I will make an honest confession right off the bat: this piece is heavily influenced by Stephen Covey's genre-defining book titled “Seven Habits of Highly Effective People”. However, I have tried to put the learning from this book into the context of our current time and culture. In order to understand the core idea of this article, one needs to get familiarised with two key terms first: character ethic and personality ethic. Character ethic refers to the set of values or principles an individual develops over time and these remain fairly constant over their lifetime.
The secret of building this character ethic, according to Covey, is practicing certain simple yet effective habits in our daily life. Whereas personality ethic refers to the quick-fix solutions and human relations techniques, which have been preached to be the crux of professional success in our current professional and learning culture. The most visible manifestation of this culture is the plethora of “motivational” speeches we see around us now. A number of habits that Covey teaches us go in quite the opposite direction of what most “motivators” preach to us. Covey states that these techniques might work in the short term by altering certain behaviors, but there is no shortcut to character building if one wants to attain sustainable success.
As the title suggests, Covey proposes developing seven habits in order to build a strong character ethic. These are self-evident and timeless concepts impacting the human race for thousands of years. The first three of these habits are about private victory, a term coined by Covey for referring to mastery of self. The first of these three habits is being proactive. This means focusing our efforts on situations that are within our domain of control and not being concerned about the things that we cannot impact. This enables us to take control of our own life and accept responsibility for whatever happens to it. After taking control of one's life by being proactive, the next habit is beginning with the end in mind. This resonates quite well with NLP (neuro-linguistic programming) principles too. Every action we take must have an end objective and we need to envision that objective even before starting the activity. This goes completely against the “ready-fire-aim” corporate mantra and tells us to take some time off to ponder the end objective before jumping into action. This can be taken to a much holistic level by designing our personal mission statement in life. Last habit to achieve private victory is putting first things first. This refers to the idea of prioritisation in life. Prioritising in the right way helps one to work more effectively because it weeds out unnecessary activities, or at least, postpones them until it is absolutely necessary. This allows us to have sufficient time with our friends and family, the people who actually matter in life.
After this, Covey takes the personal habits to a public sphere by introducing three habits of public victory, Covey's euphemism for succeeding in professional world. First of these three is to think win-win while making any decision. Whereas modern corporate culture teaches us to maximise profit at any cost; Covey argues that one party always winning and the other party always losing creates grounds for mistrust, dissatisfaction, and hostility. As a result, the positive outcomes from the decision become unsustainable. Hence, any business decision or negotiation should be made with the aim of achieving gain for all parties involved. Next comes the habit of seeking first to understand, then to be understood. This habit is all about developing the skill of active listening. Covey asks us to listen without any intention of replying, manipulating or convincing the speaker of our point of view. This again goes at odds with the “motivation” or “soft skill” culture of today's world where the sole aim of all conversations is to communicate one's own ideas and convince the other person about own point of view. Final habit in public victory is to synergise. Synergy means bringing all the parts of an activity together to create a greater outcome. A successful leader can utilise the unique abilities of each team member to solve different problems and as a result the group's work becomes more effective than the sum of individual performances.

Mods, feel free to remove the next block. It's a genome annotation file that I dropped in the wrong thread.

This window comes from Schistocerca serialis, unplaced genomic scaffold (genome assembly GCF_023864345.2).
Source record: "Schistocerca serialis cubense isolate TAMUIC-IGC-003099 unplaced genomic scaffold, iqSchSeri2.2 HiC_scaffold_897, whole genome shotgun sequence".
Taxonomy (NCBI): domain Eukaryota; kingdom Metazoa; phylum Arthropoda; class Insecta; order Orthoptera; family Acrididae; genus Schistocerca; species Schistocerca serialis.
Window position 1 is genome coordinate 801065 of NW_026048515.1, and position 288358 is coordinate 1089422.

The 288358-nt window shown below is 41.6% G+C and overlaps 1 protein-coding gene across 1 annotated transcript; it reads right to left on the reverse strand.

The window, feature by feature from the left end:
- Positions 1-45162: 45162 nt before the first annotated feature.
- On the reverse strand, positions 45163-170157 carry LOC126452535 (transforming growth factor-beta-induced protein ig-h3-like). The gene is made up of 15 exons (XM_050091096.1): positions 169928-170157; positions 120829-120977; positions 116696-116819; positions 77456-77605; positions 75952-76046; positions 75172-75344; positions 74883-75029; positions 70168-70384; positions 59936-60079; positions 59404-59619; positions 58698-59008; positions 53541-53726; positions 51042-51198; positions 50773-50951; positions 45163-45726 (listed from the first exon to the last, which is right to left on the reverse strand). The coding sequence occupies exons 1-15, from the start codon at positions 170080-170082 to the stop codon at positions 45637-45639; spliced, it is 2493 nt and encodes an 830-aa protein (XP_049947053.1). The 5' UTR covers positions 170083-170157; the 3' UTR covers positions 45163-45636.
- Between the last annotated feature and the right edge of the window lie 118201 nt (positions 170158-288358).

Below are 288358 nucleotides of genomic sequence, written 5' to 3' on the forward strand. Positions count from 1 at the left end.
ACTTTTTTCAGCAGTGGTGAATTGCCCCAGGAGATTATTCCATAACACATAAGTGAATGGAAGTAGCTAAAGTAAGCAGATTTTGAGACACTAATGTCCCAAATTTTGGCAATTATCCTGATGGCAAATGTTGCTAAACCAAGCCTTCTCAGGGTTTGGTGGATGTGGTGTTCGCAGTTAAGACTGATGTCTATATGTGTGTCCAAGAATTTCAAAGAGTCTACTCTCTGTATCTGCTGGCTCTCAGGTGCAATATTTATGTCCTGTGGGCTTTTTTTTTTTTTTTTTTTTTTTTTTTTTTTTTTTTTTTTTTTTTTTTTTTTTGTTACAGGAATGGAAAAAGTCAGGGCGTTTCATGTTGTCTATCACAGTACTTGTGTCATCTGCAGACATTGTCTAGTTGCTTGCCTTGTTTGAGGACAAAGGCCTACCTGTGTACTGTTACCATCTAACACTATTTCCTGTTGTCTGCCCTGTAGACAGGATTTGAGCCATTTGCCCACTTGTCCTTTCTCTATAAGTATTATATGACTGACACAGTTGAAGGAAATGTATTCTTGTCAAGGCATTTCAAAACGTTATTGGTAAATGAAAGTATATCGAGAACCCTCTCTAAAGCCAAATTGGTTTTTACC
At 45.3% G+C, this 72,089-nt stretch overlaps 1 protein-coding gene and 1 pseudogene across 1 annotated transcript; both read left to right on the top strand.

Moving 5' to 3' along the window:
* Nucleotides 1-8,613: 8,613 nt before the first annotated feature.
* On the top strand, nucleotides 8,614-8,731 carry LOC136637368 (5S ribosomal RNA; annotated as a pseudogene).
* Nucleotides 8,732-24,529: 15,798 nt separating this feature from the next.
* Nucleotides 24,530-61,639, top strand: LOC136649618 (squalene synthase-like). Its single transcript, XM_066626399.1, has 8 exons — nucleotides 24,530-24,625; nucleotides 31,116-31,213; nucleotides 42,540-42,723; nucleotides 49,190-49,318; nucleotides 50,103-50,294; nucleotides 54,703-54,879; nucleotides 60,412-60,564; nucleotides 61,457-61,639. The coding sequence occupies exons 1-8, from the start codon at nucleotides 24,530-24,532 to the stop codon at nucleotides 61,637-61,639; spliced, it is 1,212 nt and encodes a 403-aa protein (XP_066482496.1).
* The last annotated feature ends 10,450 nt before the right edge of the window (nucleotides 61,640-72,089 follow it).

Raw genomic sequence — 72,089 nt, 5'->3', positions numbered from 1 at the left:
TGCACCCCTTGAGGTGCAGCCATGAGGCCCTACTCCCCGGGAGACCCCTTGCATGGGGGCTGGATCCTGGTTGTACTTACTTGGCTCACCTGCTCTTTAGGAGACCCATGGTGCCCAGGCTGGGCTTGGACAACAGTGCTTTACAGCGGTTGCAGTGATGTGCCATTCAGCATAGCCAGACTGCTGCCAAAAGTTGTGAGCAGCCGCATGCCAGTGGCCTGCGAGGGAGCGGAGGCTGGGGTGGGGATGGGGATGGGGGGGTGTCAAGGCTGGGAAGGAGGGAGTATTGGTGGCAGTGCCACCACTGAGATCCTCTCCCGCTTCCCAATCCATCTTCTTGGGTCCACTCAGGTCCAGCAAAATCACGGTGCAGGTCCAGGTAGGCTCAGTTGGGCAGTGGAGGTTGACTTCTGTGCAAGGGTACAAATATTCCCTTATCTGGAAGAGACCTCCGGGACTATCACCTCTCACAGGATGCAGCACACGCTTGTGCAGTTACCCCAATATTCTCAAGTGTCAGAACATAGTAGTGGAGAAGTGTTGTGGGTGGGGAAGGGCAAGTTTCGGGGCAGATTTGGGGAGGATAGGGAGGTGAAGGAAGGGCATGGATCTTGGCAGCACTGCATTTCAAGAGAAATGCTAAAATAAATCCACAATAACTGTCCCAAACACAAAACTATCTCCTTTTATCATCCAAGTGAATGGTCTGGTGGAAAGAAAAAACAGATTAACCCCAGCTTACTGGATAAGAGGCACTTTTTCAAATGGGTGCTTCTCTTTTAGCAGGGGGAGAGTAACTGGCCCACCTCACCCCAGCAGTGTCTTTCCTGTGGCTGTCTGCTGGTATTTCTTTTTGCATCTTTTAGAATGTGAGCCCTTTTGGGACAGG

The final habit, called sharpen the saw, is about encouraging all other habits to grow and nurture. In order to cultivate the six habits mentioned above, we need to take care of our physical self, mental self, social self, and spiritual self. Balancing all four of these is critical to achieve the private and public victories. However, most of the human relations techniques prescribed by “motivational” speeches focus on only one or two of these habits. This is why “motivation”, in the current context it is used, might not be conducive to long-term success in life.
Saajid is a graduate from IBA and Cranfield University (UK). He is a marketing professional working in the fintech industry. His passion is to help people grow by sharing his knowledge and experience through writing and public speaking. Reach him at email@example.com.